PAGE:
Correct Care Solutions, the contractor responsible for providing medical care at the jail, agreed to pay $20,000 of the settlement. McCoy was represented by attorney David Raybin. This is a pre-litigation ...
A Tennessee man whose “grill” was ripped off by a sheriff’s deputy has received a $95,000 pre-litigation settlement.
The events leading to Martin’s January 6, 2006 death were caught on a 30-minute videotape. The footage showed Martin collapsing after rigorous exercise, and the guards punching and striking him with their knees. To revive him, they jammed ammonia tablets in his nose and dragged his limp body around the yard. A nurse looked on but failed to intervene. [See: PLN, Dec. 2006, p.26; July 2006, p.9].
“What did they want, 45 minutes more [of videotape], another hour?” said Ben Crump, the attorney representing Martin’s parents. “This was one time we had such hope, such faith.”
The family was told of the decision not to pursue charges during a long emotional meeting with federal prosecutors, who began looking into the case following the October 12, 2007 acquittal of the seven guards and nurse on state manslaughter charges. [See: PLN, June 2008, p.20; July 2007, p.11].
Martin’s family received a total of $7 ...
The U.S. Department of Justice announced on April 16, 2010 that it will not pursue civil rights violations or other charges against seven Florida boot camp guards and a nurse in connection with the death of 14-year-old Martin Lee Anderson.
New technology that helps law enforcement officials track sexual predators, terrorists and other criminals has been an effective tool that has led to thousands of arrests, but privacy experts are concerned about the convergence of information used to obtain those results.
At the center of the controversy is Hank Asher, referred to by one of his employees as a “mad scientist.” Asher, by all accounts, is a computer genius who capitalized on the power of data mining and combining databases.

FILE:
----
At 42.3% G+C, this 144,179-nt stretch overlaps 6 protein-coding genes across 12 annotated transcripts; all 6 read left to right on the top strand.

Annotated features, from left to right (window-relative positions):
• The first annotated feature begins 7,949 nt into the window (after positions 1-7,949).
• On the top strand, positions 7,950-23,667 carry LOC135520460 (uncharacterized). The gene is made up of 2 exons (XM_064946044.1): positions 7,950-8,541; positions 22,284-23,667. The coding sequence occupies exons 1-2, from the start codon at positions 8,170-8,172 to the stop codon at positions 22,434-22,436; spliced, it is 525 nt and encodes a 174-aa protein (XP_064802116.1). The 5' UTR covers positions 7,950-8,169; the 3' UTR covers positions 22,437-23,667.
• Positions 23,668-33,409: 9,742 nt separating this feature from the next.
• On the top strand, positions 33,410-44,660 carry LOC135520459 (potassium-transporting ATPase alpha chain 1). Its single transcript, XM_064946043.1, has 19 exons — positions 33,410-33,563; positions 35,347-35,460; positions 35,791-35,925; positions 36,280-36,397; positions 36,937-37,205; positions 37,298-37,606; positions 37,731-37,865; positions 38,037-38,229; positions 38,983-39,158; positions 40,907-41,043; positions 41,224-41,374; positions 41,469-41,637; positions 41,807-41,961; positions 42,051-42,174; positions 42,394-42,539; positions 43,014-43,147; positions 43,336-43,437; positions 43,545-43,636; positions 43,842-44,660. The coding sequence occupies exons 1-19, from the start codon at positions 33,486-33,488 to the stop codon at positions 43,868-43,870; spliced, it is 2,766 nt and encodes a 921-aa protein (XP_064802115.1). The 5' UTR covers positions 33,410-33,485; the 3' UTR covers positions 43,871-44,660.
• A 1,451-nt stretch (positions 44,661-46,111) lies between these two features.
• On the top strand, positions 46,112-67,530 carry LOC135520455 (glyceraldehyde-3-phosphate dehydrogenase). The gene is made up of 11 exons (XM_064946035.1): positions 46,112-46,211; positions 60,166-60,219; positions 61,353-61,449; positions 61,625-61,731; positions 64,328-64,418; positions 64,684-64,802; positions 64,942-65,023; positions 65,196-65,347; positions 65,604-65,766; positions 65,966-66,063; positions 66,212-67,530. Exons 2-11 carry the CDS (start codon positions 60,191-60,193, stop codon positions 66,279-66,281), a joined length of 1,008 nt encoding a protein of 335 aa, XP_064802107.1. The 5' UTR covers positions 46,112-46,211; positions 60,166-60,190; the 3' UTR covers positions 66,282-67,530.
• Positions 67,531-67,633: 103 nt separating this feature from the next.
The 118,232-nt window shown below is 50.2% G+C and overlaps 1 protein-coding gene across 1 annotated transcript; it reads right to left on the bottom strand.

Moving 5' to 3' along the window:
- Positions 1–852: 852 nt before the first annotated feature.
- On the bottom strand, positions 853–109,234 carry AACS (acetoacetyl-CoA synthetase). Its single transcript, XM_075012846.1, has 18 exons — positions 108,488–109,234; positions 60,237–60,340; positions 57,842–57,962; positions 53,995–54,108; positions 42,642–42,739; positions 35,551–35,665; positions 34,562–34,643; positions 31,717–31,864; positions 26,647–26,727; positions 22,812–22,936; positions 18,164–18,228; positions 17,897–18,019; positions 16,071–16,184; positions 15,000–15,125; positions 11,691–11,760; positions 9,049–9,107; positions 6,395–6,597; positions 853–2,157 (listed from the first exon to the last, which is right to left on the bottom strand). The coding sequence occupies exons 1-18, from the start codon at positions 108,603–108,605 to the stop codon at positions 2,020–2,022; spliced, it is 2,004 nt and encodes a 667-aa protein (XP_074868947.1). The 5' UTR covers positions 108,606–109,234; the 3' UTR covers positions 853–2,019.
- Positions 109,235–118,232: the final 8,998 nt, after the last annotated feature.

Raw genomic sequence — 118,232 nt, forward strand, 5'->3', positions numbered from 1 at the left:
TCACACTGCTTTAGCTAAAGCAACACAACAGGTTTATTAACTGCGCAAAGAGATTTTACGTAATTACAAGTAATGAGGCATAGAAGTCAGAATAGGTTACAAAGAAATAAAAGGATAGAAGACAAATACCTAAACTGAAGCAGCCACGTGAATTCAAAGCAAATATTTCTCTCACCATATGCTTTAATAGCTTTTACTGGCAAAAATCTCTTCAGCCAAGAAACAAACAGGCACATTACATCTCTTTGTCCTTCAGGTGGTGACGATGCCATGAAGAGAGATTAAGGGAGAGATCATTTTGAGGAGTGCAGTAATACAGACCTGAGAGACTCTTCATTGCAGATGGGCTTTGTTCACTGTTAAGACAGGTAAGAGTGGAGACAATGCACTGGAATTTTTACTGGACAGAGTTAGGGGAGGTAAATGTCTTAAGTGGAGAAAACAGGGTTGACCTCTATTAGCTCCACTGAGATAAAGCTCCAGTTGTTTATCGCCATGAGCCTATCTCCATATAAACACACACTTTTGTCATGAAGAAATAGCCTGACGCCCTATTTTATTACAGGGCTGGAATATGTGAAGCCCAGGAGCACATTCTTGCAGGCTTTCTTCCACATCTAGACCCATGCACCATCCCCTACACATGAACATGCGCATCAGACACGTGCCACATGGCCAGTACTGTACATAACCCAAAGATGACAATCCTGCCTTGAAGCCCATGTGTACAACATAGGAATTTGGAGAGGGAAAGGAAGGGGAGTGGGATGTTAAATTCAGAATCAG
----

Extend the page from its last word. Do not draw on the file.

Asher amazed himself in 1992 when he created Auto Track, a program that integrated information in public databases such as state motor vehicle bureaus with private sources from banks and other businesses that contained Social Security numbers and additional information not available to the public.
When Asher ran his own name through Auto Track he received a long list of “associated” people. The list included “my ex-wife and her newest victim. I thought, ‘what have I done?’” He then limited sales of Auto Track to reporters and insurance investigators. He provided it free to the National Center for Missing and Exploited Children.
Asher’s admitted history of drug smuggling made law enforcement officials wary. In 1980 ...
by David M. Reutter
Between July 2009 and April 2010, 166 probationers in Hillsborough County paid $65 each to attend a four-hour class at Bonanno’s Probation & Violation Center. In return, Circuit Judges Manuel Lopez, Daniel Perry and Wayne Timmerman cut some of those probationers’ court-ordered community service hours.
While the three judges are supportive of Bonanno’s program, others are not. “I think that they’re doing something that the Department of Corrections is supposed to do themselves,” said Circuit Judge Ronald Ficarotta.
In April 2010, the Florida Department of Corrections held 15 scheduled events in Hillsborough County that included tips for succeeding on probation and information about using public transportation, setting life goals and obtaining job training. Basically, those are the same types of things offered in Bonanno’s classes.
Nonetheless, Bonanno envisions his business going statewide, saying it is more effective. Probation officers “can’t ...